Books: Taking the right road from slush-pile to stardom
From Pitch to Publication by Carole Blake Macmillan, pounds 14.95, 385pp; Do you have a potential bestseller locked in a drawer? Kate Figes reads a guide for would-be novelists and finds it long on facts, but short on fun
London-born Kate Figes is the author of two novels and five non-fiction books, mostly about family life and relationships. katefiges.co.uk. Her latest book ‘Our Cheating Hearts: Love & Loyalty; Lust & Lies’ has just been published by Virago
Saturday 04 September 1999
This is not a book about how to write. It is for the enthusiastic amateur clutching their script after years of work, who needs to navigate their way through a quagmire of rejection slips and find out how the book trade actually works.
Blake describes in detail exactly what an agent will do for you and how to submit your novel (synopsis, one or two chapters, character outlines are what she prefers) as well as general dos and don'ts. "No good plot should rely on coincidence"; don't send manuscripts that smell of tobacco or anything else, and definitely never set booby traps to see if the agent has read the manuscript. She is realistic about rejections but is also relentlessly encouraging, pointing out that the agency has represented many authors who came in on the slush pile and yet made it to the bestseller lists.
She gives clear, concise and thorough explanations about auctions, negotiating (never believe a publisher who tells you that they have standard contracts), and who does what in publishing houses. Commissioning editors buy your book, structural editors "try to leave out the parts people skip", and marketing managers hold the key to whether you are ever going to make it.
Blake is right to point out that books are never the product of the author alone, for they often go through countless drafts with invaluable and invisible editorial advice. She is also pragmatic when it comes to publicity. Authors habitually moan about never getting enough, but she correctly says that authors must expect to work for it these days. Publishers have other titles to occupy them and authors have a vested interest in doing everything they can to promote their book. Have postcards of the cover printed, write press releases if the publisher won't, and contact your local bookshop and newspaper. Create your own website and never, ever reply to a bad review - however tempting.
There's enough realism in this handbook to put the romantic dabbler off, and enable the seriously committed writer. However, I wanted more of the stories from the writers Blake represents which pepper this text with refreshing light relief. Michael Ridpath is quoted as saying that "most people don't realise that there's an awful lot of typing involved in writing a book". Maeve Haran rewrote the ending of one of her novels to suit her German publishers. When Blake went to see the managing director of a major publisher to go through an author's royalty statements, he couldn't understand them. When he called in his royalty manager to join the meeting, the latter couldn't understand them either.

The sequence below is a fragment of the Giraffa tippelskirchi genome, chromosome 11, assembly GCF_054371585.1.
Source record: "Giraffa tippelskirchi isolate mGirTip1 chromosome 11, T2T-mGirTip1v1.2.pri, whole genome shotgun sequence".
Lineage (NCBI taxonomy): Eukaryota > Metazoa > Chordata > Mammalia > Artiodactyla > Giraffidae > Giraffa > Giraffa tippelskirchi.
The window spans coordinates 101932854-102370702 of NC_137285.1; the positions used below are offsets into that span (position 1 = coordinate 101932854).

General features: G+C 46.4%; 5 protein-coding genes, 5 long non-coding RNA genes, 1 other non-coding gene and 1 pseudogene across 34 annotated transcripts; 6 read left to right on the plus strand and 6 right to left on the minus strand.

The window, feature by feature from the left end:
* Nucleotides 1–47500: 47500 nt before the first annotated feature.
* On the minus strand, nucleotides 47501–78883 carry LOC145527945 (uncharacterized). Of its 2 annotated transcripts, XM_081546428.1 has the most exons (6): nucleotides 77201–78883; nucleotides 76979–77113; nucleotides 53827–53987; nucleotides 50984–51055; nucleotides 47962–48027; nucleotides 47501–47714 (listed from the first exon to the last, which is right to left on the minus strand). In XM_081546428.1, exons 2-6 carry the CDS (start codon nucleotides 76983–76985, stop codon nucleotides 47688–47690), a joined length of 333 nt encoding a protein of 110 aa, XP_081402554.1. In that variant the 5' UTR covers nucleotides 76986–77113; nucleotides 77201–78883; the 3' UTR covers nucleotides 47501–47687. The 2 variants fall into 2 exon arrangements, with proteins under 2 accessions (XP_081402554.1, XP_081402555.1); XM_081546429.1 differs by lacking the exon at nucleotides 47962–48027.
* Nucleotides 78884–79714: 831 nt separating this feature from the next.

That is the stuff of publishing I know and love. But that's just about all we get. This is a useful book and I will consult it when the next royalty statement comes in, because I never understand them.
But what makes publishing special is the buzz, the passion, that agents and publishers feel for special books, and the phenomenal thrill when a gamble pays off and the book becomes a bestseller or wins the Booker Prize. And that thrill is missing from this book. If writing and publishing were just about earning a living, few of us would do it.
Art Somebody is going around telling people he's Banksy - but it isn't the street artist
Maisie Williams single-handedly rises to the challengeTV
Academy criticised after no non-white actors nominated
tvAn expose of hooliganism masquerading as an ideological battle
artLee Hadwin can't draw when he's awake, but by night he's an artist
Arts & Ents blogs
- 1 King Salman: Just five days in, Saudi Arabia's new king has already overseen a beheading
- 2 The BBC has just done more to eradicate ‘terrorism’ than all our wars since 9/11
- 3 Saudi preacher who 'raped and tortured' his five -year-old daughter to death is released after paying 'blood money'
- 4 Presidential optical illusion offers clues to how brain processes faces
- 5 Grumpy Roald Dahl letter warning student to 'eschew beastly adjectives' rediscovered after 35 years
Heavy metal producer's corpse to be mutilated by models as per his dying wish
The Jump 2015 line-up: Joey Essex, Phil Tufnell, Heather Mills and co take to the slopes
Costa Book Awards 2015: H is for Hawk named book of the year
New Ghostbusters movie lands all-female cast with Kristen Wiig, Melissa McCarthy, Kate McKinnon and Leslie Jones
Grumpy Roald Dahl letter warning student to 'eschew beastly adjectives' rediscovered after 35 years
'We would evict Queen from Buckingham Palace and allocate her council house,' say Greens
French court convicts three over homophobic tweets, in case hailed as a 'significant victory' by LGBT rights campaigners
Greece elections: Syriza and EU on collision course after election win for left-wing party
British Muslim school children suffering a backlash of abuse following Paris attacks
British grandmother Lindsay Sandiford faces execution by firing squad in Indonesia
Liberal Democrat minister defends comments suggesting immigration causes pub closures